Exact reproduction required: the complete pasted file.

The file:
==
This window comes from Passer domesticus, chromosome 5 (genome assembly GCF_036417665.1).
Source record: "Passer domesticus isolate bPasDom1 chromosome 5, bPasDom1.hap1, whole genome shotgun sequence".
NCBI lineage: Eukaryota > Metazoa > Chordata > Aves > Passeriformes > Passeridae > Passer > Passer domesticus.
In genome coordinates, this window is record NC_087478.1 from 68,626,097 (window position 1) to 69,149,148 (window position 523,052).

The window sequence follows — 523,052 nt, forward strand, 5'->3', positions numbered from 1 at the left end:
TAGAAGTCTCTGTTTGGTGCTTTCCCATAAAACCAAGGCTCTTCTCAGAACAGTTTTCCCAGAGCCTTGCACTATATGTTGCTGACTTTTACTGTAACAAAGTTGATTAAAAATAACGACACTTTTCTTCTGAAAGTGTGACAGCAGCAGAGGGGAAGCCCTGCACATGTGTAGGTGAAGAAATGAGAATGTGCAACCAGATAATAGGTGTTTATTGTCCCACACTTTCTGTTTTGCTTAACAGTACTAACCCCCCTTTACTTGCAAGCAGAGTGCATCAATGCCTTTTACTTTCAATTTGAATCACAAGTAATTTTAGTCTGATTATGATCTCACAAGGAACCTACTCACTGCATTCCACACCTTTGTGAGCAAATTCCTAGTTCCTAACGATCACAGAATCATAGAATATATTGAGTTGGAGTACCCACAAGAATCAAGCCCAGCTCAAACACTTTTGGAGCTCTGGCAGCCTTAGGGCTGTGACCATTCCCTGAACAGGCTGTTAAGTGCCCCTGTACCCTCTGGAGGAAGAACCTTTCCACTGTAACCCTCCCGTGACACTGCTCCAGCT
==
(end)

This window comes from Passer domesticus, chromosome 5 (genome assembly GCF_036417665.1).
Source record: "Passer domesticus isolate bPasDom1 chromosome 5, bPasDom1.hap1, whole genome shotgun sequence".
NCBI lineage: Eukaryota > Metazoa > Chordata > Aves > Passeriformes > Passeridae > Passer > Passer domesticus.
In genome coordinates, this window is record NC_087478.1 from 68,626,097 (window position 1) to 69,149,148 (window position 523,052).

The window sequence follows — 523,052 nt, forward strand, 5'->3', positions numbered from 1 at the left end:
TAGAAGTCTCTGTTTGGTGCTTTCCCATAAAACCAAGGCTCTTCTCAGAACAGTTTTCCCAGAGCCTTGCACTATATGTTGCTGACTTTTACTGTAACAAAGTTGATTAAAAATAACGACACTTTTCTTCTGAAAGTGTGACAGCAGCAGAGGGGAAGCCCTGCACATGTGTAGGTGAAGAAATGAGAATGTGCAACCAGATAATAGGTGTTTATTGTCCCACACTTTCTGTTTTGCTTAACAGTACTAACCCCCCTTTACTTGCAAGCAGAGTGCATCAATGCCTTTTACTTTCAATTTGAATCACAAGTAATTTTAGTCTGATTATGATCTCACAAGGAACCTACTCACTGCATTCCACACCTTTGTGAGCAAATTCCTAGTTCCTAACGATCACAGAATCATAGAATATATTGAGTTGGAGTACCCACAAGAATCAAGCCCAGCTCAAACACTTTTGGAGCTCTGGCAGCCTTAGGGCTGTGACCATTCCCTGAACAGGCTGTTAAGTGCCCCTGTACCCTCTGGAGGAAGAACCTTTCCACTGTAACCCTCCCGTGACACTGCTCCAGCT